Trainers must cut their cloth according to their means – meaning that even that astounding, seventh consecutive Irish Derby for Aidan O'Brien was not necessarily his profession's standout achievement at the Curragh last weekend.
Andrew Oliver, a young trainer putting Ulster on the Flat racing map, saddled a runner in both juvenile Group races at the meeting. On Saturday "a four grand colt" named Tiger Stripes finished third in the Railway Stakes; the next day, Sendmylovetorose won a Group Three prize for fillies. Oliver found her for just £5,000 at Doncaster last autumn.
"She obviously didn't tick all the boxes for every agent," he said yesterday. "But her conformation was fine – and she was bred to run. I always take the pedigree as the starting point and, as the old adage says, a horse doesn't know what it costs. If the ability is in there somewhere, it's my job to coax it out."
If his words evoke Mark Johnston, it is no coincidence. Oliver, who also set out by qualifying as a vet, learnt the ropes as assistant to Johnston before returning to set up a yard on the family farm in Co Tyrone. Apart from that stint in Middleham, and previous veterinary work in stables round the world, he declares: "I'm afraid any wit I have, I was born with."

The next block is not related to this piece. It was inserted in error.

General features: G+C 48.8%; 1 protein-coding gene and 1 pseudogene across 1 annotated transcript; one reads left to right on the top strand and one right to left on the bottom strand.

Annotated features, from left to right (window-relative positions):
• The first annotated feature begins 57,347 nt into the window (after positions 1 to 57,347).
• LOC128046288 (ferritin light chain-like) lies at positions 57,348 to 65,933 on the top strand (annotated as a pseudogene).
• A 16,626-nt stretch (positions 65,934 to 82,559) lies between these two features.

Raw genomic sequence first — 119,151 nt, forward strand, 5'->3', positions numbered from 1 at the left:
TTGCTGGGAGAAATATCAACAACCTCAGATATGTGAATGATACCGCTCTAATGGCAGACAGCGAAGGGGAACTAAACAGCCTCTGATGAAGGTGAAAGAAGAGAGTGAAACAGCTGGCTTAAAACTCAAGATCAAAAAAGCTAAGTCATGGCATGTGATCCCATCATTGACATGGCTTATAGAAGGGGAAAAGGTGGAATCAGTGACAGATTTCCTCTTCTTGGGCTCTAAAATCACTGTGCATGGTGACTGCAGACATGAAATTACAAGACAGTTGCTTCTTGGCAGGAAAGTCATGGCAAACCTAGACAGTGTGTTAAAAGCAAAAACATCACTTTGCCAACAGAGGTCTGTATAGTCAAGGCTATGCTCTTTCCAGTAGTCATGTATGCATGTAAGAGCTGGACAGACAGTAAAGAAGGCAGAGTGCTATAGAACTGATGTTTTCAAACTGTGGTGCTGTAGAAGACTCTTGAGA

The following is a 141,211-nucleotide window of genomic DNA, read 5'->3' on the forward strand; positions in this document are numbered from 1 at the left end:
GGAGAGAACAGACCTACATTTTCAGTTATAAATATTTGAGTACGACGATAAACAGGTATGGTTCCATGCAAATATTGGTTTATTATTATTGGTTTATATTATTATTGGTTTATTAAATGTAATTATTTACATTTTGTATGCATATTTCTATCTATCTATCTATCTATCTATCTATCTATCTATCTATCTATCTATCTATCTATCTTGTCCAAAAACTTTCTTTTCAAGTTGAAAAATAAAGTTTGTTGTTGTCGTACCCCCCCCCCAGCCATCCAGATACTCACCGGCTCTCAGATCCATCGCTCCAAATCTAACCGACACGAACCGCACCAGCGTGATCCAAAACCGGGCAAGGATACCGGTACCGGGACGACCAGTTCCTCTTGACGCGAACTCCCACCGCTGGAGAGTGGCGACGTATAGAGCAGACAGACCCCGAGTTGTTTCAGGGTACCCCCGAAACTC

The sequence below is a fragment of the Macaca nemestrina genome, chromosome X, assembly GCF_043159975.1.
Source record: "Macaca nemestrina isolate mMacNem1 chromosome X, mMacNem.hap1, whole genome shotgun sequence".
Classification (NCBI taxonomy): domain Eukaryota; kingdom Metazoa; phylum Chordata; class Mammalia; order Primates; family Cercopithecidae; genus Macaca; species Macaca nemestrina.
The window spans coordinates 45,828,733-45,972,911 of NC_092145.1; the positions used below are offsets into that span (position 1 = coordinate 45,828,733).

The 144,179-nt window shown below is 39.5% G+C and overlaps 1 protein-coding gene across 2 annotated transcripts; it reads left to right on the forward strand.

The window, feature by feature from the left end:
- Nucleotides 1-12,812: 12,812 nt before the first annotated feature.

Oliver now has over 50 horses being ridden out daily. "For a trainer, Ireland is perhaps as competitive as anywhere in the world, both in the quality of the horses and the horsemen," he said. "But I quite enjoy that. If you win a Curragh maiden, you have a good horse – and you've done your job well, no argument. It is a tough environment, but you can still find your niche."
It must have been hard to remain so positive, however, when Sendmylovetorose, seeking a breakthrough success for her stable in the Albany Stakes at Royal Ascot, became trapped under the stalls.
Oliver watched aghast. "It came as a complete shock," he said. "At home she's a placid, stoical filly, with no quirks at all. We got her home and looked her over. Physically, she seemed fine, but you couldn't know what the psychological scars might be. So really things could not have worked out sweeter on Sunday – everything was straightforward, and she showed a great attitude. It was great to repair the situation."
On her only previous start, Sendmylovetorose had won a Navan maiden by five and a half lengths. One option now is the Cherry Hinton Stakes at Newmarket next week, but Oliver is wary about travelling her again so soon – and she may yet be supplemented to the Phoenix Stakes back at the Curragh.
A Group One podium place would be an extraordinary dividend from such a cheap yearling, with her breeding career in mind. "She's won her place there now, in prize-money, if the owners want to go," Oliver said.
"Yes, it is satisfying – it feels like you're making progress. All credit to my staff, we had 14 runners over the three days at the Curragh. And we had our first Group winner last year. Hopefully, we're climbing our way upwards."
Chris McGrath's Nap
Dora's Sister (4.20 Catterick) Caught the eye on her reappearance on heavy ground and excuses on both subsequent starts, when caught out by quicker ground and a longer trip respectively. Slots into this perfectly.
Ibtahaj (9.05 Kempton) Just a matter of whether he can back up last week's emphatic C&D win, as his penalty in no way measures how much he had in hand of his rating.
Where The Money's Going
Nathaniel is in big demand for the Coral Eclipse Stakes at Sandown on Saturday, now 5-1 from 9-1 with the sponsors.